For much of Coachella’s life as a festival, the undercard has been ruled by hip, Pitchfork-approved indie rock, electronic music and rock, but over the past few years, many of the early sets by Latin artists have drawn the biggest crowds.
That’s due in no small part to the addition of the Sonora tent, which on Friday opened Weekend 2 with a heavy, and bawdy, set by the Chilean reggaeton singer Tomasa del Real.
Her set leaped into action from the first beat, with blaring air horns, sirens, a hype man and a DJ. Tearing through a set featuring that stutter-snare rhythm and deep bass, Del Real shimmied as she rapped. As she did so, a pair of pole dancers straddled and spun.
During Las Robertas’ gloriously heavy garage rock set that followed, singer Mercedes Oller shouted out the fan waving the flag of their Costa Rican home. With guitars that at times fuzzed with shoegaze-level distortion, their songs were punchy and smart.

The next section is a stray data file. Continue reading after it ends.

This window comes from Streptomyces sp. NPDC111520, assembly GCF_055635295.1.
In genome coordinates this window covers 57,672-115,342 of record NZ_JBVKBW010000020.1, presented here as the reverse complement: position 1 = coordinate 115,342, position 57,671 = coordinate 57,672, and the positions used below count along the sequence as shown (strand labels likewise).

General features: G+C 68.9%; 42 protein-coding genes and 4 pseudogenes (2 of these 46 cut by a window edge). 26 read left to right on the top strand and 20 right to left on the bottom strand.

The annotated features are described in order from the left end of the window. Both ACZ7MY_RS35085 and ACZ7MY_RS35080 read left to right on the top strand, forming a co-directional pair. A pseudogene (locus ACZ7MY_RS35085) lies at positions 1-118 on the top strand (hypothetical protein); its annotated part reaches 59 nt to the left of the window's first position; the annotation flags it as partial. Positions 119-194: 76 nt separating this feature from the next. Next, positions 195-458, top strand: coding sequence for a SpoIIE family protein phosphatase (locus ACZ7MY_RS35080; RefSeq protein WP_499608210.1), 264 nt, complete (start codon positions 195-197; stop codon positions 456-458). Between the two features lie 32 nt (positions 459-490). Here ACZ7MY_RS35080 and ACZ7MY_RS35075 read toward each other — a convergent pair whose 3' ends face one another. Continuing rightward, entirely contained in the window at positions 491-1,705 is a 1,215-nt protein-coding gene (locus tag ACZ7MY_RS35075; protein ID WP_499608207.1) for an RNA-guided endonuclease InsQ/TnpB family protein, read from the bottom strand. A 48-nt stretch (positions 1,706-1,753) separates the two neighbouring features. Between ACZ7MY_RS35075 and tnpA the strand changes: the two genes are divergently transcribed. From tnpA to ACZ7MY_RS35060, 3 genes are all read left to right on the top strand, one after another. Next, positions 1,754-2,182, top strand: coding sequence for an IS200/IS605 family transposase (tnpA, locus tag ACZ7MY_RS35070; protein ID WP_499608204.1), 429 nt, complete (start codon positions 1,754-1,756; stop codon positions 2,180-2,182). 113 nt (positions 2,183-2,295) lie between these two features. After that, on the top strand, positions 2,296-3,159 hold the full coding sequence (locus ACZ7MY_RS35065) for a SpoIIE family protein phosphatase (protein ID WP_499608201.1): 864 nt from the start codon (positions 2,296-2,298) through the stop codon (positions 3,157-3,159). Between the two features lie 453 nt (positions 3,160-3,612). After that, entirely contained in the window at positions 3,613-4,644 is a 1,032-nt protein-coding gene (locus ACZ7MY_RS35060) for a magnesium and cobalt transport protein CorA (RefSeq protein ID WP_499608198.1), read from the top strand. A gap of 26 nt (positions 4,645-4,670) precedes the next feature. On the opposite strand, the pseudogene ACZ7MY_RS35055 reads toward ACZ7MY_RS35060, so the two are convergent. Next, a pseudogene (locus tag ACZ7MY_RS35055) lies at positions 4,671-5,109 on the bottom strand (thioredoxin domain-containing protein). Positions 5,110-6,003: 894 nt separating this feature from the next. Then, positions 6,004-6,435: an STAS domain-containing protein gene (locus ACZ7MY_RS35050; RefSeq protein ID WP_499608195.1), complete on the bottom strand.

The biggest indication of early Friday border busting came via the superstar norteño band Los Tucanes de Tijuana. Responsible for massive gigs at Dodger Stadium, Central Park in New York and Zocolo Plaza in Mexico City, their arrival drew a sing-along crowd that seemed like they couldn’t believe what they’d walked in on.
That was especially true when they busted out their hit “La Chona,” which prompted a serious dance session replete with scrums of strangers spinning to the song. When the quartet shifted to one of its narco-corridos about the lives of drug traffickers, one fan held up a sign with a photo of convicted drug kingpin Joaquín “El Chapo” Guzmán on it. The back of it included an idea for a festival nickname: #Chapo-chella.
Whether the Indio police department would take issue with such a rebranding is another thing.